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Achieving Synchronicity: A ListBox Double Feature : Page 4

See how to combine two Rendered controls to create a single control that provides the ability to move items both within and between lists.


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All Synched Up, But More Places to Go
Tired of my pathetic attempt at catchphrases yet? Oh good, because I have plenty more.

You can now use the EnhancedListBox control to reorder some items, postback, and be sure that before the page is re-rendered, the control's server storage will be completely synchronized with the client storage that was altered at the client side. So now let's use these same techniques and build a composite control called ListMover.

The ListMover Control
 
Figure 2. ListMover Control: The ListMover control provides a standard way to let users move items from one list to another.
The ListMover control will contain two EnhancedListBox controls plus a few buttons used to move items back and forth between the two lists. Using the composite control building techniques I taught you in my last article, you'll learn to create child controls and render them using some surrounding HTML so that your final control looks like Figure 2. What's important to understand in this control is where certain things have to take place.

First of all, you have to add the JavaScript you need for this control in the override for the OnInit event using the same techniques used in the previous control. Listing 7 shows the JavaScript code you'll need. Like you did in the last control, you'll use JavaScript to access elements from a ListBox (<select> element) and in this case, move them over. As you can see, I've provided functions for adding items to a list, removing items from a list, as well as adding all and removing all from a list. I've separated the functionality instead of having single "move" methods so that I can make the removal of items from a list optional based on property settings. I think this gives the final control a bit more robustness but I won't walk through the code in this article. Also note I have added a BuildItemList method as in the previous control.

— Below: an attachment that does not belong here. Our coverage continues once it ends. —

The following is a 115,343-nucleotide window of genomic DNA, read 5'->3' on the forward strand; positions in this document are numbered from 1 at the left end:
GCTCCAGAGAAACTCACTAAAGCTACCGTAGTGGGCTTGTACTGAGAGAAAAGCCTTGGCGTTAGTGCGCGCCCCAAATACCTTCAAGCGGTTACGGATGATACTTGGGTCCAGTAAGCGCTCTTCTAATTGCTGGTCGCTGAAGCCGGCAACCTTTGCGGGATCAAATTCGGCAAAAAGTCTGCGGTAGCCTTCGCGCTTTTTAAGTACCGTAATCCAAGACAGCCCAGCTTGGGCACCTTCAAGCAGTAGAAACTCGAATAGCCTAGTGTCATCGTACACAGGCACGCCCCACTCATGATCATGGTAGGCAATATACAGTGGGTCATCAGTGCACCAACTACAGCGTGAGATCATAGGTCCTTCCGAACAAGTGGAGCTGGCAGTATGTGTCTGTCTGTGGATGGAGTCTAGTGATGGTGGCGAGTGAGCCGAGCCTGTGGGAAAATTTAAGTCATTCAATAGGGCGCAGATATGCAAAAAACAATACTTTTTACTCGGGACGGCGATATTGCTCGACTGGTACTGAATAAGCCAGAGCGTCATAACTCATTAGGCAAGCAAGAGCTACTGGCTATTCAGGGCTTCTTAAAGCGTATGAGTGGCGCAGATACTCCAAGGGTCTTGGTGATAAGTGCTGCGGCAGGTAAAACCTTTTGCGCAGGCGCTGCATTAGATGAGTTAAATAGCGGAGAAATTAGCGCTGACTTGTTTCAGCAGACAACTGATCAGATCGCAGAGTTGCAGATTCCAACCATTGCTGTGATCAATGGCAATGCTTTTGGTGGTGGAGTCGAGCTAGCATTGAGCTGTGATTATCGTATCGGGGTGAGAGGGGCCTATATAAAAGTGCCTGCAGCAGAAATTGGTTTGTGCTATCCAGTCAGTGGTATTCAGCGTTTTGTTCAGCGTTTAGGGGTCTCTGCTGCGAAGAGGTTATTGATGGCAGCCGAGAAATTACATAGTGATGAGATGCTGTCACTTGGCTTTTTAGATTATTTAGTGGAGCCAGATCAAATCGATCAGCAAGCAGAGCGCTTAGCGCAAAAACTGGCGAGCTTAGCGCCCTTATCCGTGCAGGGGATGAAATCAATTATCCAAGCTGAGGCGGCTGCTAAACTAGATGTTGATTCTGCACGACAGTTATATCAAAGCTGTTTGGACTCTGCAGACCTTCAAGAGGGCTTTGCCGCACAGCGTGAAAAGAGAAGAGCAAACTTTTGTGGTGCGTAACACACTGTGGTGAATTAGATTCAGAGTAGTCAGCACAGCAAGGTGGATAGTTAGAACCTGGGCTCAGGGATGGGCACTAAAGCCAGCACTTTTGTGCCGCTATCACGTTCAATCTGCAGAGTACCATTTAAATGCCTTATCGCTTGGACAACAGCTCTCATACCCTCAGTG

Now you need to wire this client code into the buttons of the composite control. You'll do this at the end of the CreateChildControls method where you initialized the child controls and built the Controls collection. I'll show you the code for one of the buttons but the others work the same way (don't forget to download the code).

string s_AddToLeft = "AddSelectedItemToList(document.all." + this.lstItemsOnRight.ClientID + ", document.all." + this.lstItemsOnLeft.ClientID + ", " + (this.AllowDuplicatesOnLeft ? "true" : "false") + "); "; string s_RemoveFromRight = "RemoveSelectedItemFromList(document.all." + this.lstItemsOnRight.ClientID + "); "; string s_BuildItemList = "BuildItemList(document.all." + this.lstItemsOnRight.ClientID + ", document.all.__" + lstItemsOnRight.ClientID + "); " + "BuildItemList(document.all." + this.lstItemsOnLeft.ClientID + ", document.all.__" + lstItemsOnLeft.ClientID + "); "; this.btnAdd.Attributes.Add("onclick", s_AddToLeft + " " + s_RemoveFromRight + " " + s_BuildItemList + " return false");

Note that I'm doing the same thing I did in the previous control. I'm building the JavaScript function calls into a string and attaching them to a button. The main difference is that since this is a composite control containing other controls, you can use the Attributes.Add method of adding code to the onclick event as opposed to putting it in the stack as in a rendered control. Notice too that I placed more than one function in the onclick attribute. Also note that the end of the function calls return false in order to cancel whatever postback the button would execute.

Finally, the code will make the initial call to the client function BuildItemList in an override to the Render method. This looks just like the one I walked you through in the EnhancedListBox control so I won't repeat it here. In this control I registered two hidden text fields, one for each ListBox.

protected override void OnPreRender(EventArgs e) { base.OnPreRender(e); if(Page != null) { Page.ClientScript.RegisterHiddenField( "__" + this.lstItemsOnRight.ClientID, ""); Page.ClientScript.RegisterHiddenField( "__" + this.lstItemsOnLeft.ClientID, ""); Page.RegisterRequiresPostBack(this); } }

So you've built the composite control, provided some client-side JavaScript, and wired it into the buttons. As before, you can drop it on a form and use it; but it will suffer from the problem you had with the first control before you added the synchronization code. You can move items back and forth all you want but as soon as you initiate a postback (with any other control on the form) the control will revert back to its pre-postback state.